The most common adverse reactions (≥40%) observed in Tacrolimus-treated liver transplant patients are: tremor, headache, diarrhea, hypertension, nausea, abnormal renal function, abdominal pain, insomnia, paresthesia, anemia, pain, fever, asthenia, hyperkalemia, hypomagnesemia, and hyperglycemia. These all occur with oral and IV administration of Tacrolimus and some may respond to a reduction in dosing (e.g., tremor, headache, paresthesia, hypertension). Diarrhea was sometimes associated with other gastrointestinal complaints such as nausea and vomiting.

Table 7. Liver Transplantation: Adverse Reactions Occurring in ≥ 15% of Patients Treated with Tacrolimus

U.S. TRIAL EUROPEAN TRIAL
Tacrolimus Capsules USP (N=250) Cyclosporine/AZA (N=250) Tacrolimus Capsules USP (N=264) Cyclosporine/AZA (N=265)
Nervous system
Headache 64% 60% 37% 26%
Insomnia 64% 68% 32% 23%
Tremor 56% 46% 48% 32%
Paresthesia 40% 30% 17% 17%
Gastrointestinal
Diarrhea 72% 47% 37% 27%
Nausea 46% 37% 32% 27%
LFT Abnormal 36% 30% 6% 5%
Anorexia 34% 24% 7% 5%
Vomitting 27% 15% 14% 11%
Constipation 24% 27% 23% 21%
Cardiovascular
Hypertension 47% 56% 38% 43%
Urogenital
Kidney function abnormal 40% 27% 36% 23%
Creatinine increased 39% 25% 24% 19%
BUN increased 30% 22% 12% 9%
Oliguria 18% 15% 19% 12%
Urinary Tract Infection 16% 18% 21% 19%
Metabolic and Nutritional
Hypomagnesemia 48% 45% 16% 9%
Hyperglycemia 47% 38% 33% 22%
Hyperkalemia 45% 26% 13% 9%
Hypokalemia 29% 34% 13% 16%
Hemic and Lymphatic
Anemia 47% 38% 5% 1%
Leukocytosis 32% 26% 8% 8%
Thrombocytopenia 24% 20% 14% 19%
Miscellaneous
Pain 63% 57% 24% 22%
Abdominal Pain 59% 54% 29% 22%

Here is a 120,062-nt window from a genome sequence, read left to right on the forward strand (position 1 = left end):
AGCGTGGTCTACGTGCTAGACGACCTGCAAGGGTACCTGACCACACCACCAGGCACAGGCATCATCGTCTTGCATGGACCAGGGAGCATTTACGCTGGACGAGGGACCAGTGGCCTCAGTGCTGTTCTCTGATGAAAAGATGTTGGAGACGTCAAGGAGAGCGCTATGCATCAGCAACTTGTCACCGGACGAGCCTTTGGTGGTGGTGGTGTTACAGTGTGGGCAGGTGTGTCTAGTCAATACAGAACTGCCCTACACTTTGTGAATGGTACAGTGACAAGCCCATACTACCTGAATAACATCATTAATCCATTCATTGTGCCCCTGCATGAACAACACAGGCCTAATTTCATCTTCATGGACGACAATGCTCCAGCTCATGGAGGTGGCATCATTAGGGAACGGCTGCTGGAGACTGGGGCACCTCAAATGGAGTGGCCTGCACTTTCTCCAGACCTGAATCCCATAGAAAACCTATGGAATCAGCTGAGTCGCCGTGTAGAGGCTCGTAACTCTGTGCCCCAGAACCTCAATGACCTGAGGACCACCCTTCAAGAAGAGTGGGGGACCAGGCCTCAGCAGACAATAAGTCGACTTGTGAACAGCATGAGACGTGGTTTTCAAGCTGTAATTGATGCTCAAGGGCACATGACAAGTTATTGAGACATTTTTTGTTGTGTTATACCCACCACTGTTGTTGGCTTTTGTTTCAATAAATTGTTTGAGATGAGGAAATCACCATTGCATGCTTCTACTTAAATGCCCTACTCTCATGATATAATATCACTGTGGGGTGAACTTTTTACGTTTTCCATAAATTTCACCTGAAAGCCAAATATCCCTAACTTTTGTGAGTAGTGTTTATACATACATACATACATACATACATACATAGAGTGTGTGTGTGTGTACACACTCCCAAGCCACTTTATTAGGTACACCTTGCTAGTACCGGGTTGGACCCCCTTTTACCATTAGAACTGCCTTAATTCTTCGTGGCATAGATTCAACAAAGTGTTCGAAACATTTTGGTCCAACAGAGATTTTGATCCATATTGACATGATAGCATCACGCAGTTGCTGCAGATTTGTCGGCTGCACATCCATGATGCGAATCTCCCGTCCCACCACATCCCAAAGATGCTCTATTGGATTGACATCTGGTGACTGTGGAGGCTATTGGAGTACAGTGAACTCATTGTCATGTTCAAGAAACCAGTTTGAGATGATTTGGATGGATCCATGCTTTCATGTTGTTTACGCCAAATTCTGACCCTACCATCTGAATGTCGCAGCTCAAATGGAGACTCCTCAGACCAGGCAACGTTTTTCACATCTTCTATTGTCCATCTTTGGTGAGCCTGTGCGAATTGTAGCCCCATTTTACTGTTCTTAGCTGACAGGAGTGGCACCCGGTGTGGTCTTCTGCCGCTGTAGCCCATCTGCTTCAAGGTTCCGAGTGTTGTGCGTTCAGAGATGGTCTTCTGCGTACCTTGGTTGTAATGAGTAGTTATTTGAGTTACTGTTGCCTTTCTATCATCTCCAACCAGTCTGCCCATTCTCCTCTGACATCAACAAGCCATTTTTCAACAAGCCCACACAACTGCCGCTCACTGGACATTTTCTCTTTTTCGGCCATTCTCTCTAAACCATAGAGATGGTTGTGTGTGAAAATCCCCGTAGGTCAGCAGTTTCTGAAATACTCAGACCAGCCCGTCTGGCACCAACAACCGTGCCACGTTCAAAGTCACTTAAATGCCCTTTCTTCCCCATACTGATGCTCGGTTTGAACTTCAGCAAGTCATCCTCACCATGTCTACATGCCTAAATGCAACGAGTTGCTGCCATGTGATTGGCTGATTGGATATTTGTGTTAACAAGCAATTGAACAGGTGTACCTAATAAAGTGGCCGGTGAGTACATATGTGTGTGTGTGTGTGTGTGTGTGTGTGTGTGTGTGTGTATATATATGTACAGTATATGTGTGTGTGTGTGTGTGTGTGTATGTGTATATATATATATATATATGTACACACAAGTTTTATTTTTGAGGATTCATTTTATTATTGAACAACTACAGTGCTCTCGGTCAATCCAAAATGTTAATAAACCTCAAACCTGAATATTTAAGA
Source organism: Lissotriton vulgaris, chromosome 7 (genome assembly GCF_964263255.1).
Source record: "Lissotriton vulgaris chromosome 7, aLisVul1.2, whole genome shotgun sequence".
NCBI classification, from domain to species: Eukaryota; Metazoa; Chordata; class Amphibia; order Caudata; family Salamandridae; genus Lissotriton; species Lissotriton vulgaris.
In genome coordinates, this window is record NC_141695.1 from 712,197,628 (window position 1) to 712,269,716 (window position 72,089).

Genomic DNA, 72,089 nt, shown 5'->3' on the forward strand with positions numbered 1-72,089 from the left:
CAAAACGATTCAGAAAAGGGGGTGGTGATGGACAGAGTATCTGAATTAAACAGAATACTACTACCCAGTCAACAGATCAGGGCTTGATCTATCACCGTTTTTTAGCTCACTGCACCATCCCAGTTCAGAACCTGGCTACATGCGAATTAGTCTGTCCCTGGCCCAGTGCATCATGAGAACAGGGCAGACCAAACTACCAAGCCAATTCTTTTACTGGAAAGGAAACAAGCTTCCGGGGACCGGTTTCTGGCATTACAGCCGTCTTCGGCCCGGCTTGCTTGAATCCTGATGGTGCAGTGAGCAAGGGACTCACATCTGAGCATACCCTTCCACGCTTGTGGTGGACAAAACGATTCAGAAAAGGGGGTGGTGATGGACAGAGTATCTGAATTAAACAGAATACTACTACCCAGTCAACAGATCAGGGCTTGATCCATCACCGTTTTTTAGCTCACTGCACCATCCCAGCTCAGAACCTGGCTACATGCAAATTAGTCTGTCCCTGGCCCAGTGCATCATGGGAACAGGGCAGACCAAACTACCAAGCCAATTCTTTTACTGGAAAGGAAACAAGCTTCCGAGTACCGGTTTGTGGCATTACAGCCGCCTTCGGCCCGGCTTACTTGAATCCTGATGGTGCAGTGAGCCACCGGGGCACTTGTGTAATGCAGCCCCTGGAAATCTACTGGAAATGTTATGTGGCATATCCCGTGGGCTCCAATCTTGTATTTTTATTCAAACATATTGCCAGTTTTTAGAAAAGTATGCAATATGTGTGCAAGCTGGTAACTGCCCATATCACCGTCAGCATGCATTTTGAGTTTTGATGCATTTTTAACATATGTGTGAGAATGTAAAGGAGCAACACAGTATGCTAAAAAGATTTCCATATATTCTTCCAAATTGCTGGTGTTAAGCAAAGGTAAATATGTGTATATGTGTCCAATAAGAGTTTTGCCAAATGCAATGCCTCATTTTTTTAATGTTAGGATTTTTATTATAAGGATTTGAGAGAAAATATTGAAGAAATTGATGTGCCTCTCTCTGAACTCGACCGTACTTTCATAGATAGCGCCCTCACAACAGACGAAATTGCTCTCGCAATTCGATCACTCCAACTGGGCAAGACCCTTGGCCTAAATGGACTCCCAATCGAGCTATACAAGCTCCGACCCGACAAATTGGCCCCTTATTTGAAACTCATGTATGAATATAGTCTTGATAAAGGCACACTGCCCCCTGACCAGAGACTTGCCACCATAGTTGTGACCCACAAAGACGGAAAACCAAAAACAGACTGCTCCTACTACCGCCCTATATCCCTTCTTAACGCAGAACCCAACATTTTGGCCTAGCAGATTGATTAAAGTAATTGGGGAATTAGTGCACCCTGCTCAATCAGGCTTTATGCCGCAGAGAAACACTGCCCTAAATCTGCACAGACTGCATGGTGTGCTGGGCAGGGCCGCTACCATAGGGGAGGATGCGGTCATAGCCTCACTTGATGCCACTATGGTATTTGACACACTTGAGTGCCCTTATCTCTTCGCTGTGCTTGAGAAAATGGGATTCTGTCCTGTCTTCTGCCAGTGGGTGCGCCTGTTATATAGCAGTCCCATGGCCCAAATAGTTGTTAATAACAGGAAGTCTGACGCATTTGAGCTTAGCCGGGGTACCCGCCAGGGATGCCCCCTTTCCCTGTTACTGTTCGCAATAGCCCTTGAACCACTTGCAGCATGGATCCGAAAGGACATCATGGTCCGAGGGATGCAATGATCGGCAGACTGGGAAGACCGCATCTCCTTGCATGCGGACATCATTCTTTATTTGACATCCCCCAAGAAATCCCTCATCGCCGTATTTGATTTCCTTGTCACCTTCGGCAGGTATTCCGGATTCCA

Asthenia 52% 48% 11% 7%
Fever 48% 56% 19% 22%
Back pain 30% 29% 17% 17%
Ascites 27% 22% 7% 8%
Peripheral edema 26% 26% 12% 14%
Respiratory System
Pleural effusion 30% 32% 36% 35%
Dyspnea 29% 23% 5% 4%
Atelectasis 28% 30% 5% 4%
Skin and Appendages
Pruritus 36% 20% 15% 7%
Rash 24% 19% 10% 4%

Less frequently observed adverse reactions in both liver transplantation and kidney transplantation patients are described under the subsection Less Frequently Reported Adverse Reactions.

DrugInserts.com provides trustworthy package insert and label information about marketed drugs as submitted by manufacturers to the US Food and Drug Administration. Package information is not reviewed or updated separately by DrugInserts.com. Every individual package label entry contains a unique identifier which can be used to secure further details directly from the US National Institutes of Health and/or the FDA.

As the leading independent provider of trustworthy medication information, we source our database directly from the FDA's central repository of drug labels and package inserts under the Structured Product Labeling standard. Our material is not intended as a substitute for direct consultation with a qualified health professional.

Terms of Use | Copyright © 2022. All Rights Reserved.